TC: I want to ask you about the Final Four game in New Orleans. How often do you reflect on that game, or what additional insight do you have now that you’re a couple years removed?

WM: That was a great game, just all around, both teams making huge plays on the biggest stage in the world. I thought when I hit that shot we had a really good chance of winning, then they came down and got two big buckets and they got a foul call late to help put it away. Looking back on it, I feel like we should have won that game. I feel like if we had won, we would have had a really good chance of winning the national championship against Kansas that year. 

I mean, you always look back on what would happen if this, if that, but I feel like at the end of the day it was a good moment to be a part of, so it’s definitely something I’ll remember forever. Obviously, the loss was the bad part about it, but just that whole time with that team, that’s probably one of the most fun teams I’ve been a part of.

TC: One of the really key parts of that team was Jeremy Roach, who’s still around here in Durham. He’s in his second year as a captain — what are your thoughts about how he’s led the team this season, especially as a former captain yourself?

WM: I think he’s doing great. In his second year with Scheyer taking over as head coach, it’s always gonna be a little turnaround. You’re always gonna hit your bumps along the way. I think, as a captain, he’s done a great job of controlling that team. They lose a couple games, and then he comes in, has a big game, and he just always makes the big plays for that team. I think as a captain, you have to lead by example. I think he does a great job of that. I see that with the younger guys.They’re starting to take on his swagger, his toughness that he plays with. And as a captain, that’s huge.

TC: What are your thoughts on the current makeup of the roster and how they’ll fare against UNC’s veterans?

WM: Honestly I really like our team. Carolina is always a bigger team, they always seem to have traditional two bigs. RJ Davis is playing phenomenal for them right now. All around, they’re a really good team. But for us, I love the way that we defend, we get out in transition, just how quick we are as a team. Obviously we’re a lot younger with the amount of freshmen that we play, but I feel like the chemistry on the team is really coming along, and I feel like the more games they go through the closer they’re gonna get as a team. They have to face some adversity, they have already this season early, so hopefully they can take that with them into that matchup. So I’m excited to see it.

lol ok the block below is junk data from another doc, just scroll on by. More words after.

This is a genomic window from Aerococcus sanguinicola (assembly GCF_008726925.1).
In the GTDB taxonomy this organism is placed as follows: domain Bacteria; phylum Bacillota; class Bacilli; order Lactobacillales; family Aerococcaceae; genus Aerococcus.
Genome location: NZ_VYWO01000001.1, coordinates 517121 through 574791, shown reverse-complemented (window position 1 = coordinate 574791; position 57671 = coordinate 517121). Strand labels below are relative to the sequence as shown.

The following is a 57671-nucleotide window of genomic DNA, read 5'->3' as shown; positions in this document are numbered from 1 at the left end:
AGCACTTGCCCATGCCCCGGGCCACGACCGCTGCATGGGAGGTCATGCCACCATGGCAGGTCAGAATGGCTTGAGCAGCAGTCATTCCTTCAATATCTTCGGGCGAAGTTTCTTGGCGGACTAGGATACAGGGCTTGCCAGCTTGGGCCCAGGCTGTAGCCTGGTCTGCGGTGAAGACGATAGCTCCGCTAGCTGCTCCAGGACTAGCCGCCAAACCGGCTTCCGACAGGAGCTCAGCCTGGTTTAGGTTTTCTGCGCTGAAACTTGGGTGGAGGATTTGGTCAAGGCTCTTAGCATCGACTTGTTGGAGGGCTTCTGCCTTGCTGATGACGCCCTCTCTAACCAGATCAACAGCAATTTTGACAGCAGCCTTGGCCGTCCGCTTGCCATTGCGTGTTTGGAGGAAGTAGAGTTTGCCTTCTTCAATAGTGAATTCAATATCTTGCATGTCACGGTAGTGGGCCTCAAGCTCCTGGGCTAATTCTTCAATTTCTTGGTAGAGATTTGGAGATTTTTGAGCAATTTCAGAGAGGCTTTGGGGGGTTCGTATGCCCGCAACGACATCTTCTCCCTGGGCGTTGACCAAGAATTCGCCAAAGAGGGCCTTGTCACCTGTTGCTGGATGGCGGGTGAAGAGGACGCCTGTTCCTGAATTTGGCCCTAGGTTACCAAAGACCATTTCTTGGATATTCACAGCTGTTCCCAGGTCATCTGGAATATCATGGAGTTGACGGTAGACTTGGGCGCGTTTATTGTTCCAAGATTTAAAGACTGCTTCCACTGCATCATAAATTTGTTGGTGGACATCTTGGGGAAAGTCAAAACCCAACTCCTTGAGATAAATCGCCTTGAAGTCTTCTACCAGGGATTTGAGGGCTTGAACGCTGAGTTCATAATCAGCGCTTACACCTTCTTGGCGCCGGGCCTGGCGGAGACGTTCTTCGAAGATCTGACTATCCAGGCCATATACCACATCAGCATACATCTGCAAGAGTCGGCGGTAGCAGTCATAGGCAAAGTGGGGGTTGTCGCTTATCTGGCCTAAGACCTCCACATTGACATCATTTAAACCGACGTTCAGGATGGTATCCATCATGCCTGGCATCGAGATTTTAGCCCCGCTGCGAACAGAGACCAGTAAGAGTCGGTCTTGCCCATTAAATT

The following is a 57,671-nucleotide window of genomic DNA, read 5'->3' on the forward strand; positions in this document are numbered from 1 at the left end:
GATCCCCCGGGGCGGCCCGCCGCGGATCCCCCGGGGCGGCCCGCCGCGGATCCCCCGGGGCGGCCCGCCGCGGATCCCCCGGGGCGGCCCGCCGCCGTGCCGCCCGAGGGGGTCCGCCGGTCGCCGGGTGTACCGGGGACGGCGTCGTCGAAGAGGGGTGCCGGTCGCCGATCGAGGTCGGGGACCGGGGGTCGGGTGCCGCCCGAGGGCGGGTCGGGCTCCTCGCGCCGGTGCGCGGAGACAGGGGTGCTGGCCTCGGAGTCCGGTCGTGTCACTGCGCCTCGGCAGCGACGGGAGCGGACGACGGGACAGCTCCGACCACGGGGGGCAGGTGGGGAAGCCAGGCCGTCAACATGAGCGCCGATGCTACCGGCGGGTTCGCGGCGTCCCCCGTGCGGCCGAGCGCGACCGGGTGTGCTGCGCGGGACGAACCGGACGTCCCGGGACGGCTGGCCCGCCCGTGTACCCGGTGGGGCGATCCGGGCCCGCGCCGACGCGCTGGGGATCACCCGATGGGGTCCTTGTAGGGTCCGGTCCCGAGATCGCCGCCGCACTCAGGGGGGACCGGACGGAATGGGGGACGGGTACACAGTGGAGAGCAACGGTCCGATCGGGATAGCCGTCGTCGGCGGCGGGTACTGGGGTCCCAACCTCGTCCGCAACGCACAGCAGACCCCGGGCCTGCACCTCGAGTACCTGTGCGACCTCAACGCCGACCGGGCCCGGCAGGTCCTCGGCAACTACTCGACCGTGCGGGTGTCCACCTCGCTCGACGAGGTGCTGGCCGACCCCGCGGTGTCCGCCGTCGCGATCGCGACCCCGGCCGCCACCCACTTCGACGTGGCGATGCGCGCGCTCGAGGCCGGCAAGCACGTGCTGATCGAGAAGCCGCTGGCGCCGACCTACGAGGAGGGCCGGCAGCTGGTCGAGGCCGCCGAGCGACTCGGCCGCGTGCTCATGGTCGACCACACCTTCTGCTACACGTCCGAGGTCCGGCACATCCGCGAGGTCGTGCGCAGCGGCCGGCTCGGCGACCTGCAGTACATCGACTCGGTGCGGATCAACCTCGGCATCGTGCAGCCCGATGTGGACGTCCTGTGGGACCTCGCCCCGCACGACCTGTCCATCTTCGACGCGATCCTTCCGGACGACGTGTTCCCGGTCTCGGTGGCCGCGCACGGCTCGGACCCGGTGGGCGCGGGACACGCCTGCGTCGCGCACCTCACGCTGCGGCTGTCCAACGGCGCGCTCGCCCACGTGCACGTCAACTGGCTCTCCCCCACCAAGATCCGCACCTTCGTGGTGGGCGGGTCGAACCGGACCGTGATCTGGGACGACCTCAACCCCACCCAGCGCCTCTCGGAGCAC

TC: If you were in that locker room and you could tell them something to get prepared for the game, what would you say?

WM: Probably just to stay in the moment. Don’t look to whatever’s happening after the game or what play just happened because that play’s over. I think especially at a time like this, the more you can take it play-by-play and just have fun playing that game, just throw yourself into the atmosphere, the outcome just is what it is. Just give it everything you got. This is a must-win game — it’s always a must-win game when we play Carolina. That’s what it has to feel like. It has to feel like the biggest game of the year, the biggest game you’ve played. But sometimes you have to try to block out the noise and just go have fun.

TC: When you walk into those games, does it feel good to be the villain?

WM: Yeah. For sure, especially when you come out of there with a win and the whole crowd is just silent. They can’t really say anything anymore. Feeling like the villain is always a good thing.

TC: How would you describe the rivalry in one word?

WM: Legendary. Especially when I was there, we had Coach K on one side and we had Roy [Williams] on the other side. Now it’s Scheyer on one side and Hubert [Davis] on the other. That’s two legendary coaches. We have two legendary programs, two legendary blue bloods. If you play well in that game, you’ll be remembered forever as a legend at whatever school. For me it’s just legendary. It doesn’t get much better than a Duke-Carolina rivalry.

Editor’s note: This piece is one of many in The Chronicle’s 2023-24 Duke men’s basketball rivalry edition. To read more, click here.

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Andrew Long | Sports Editor

Andrew Long is a Trinity junior and sports editor of The Chronicle's 119th volume.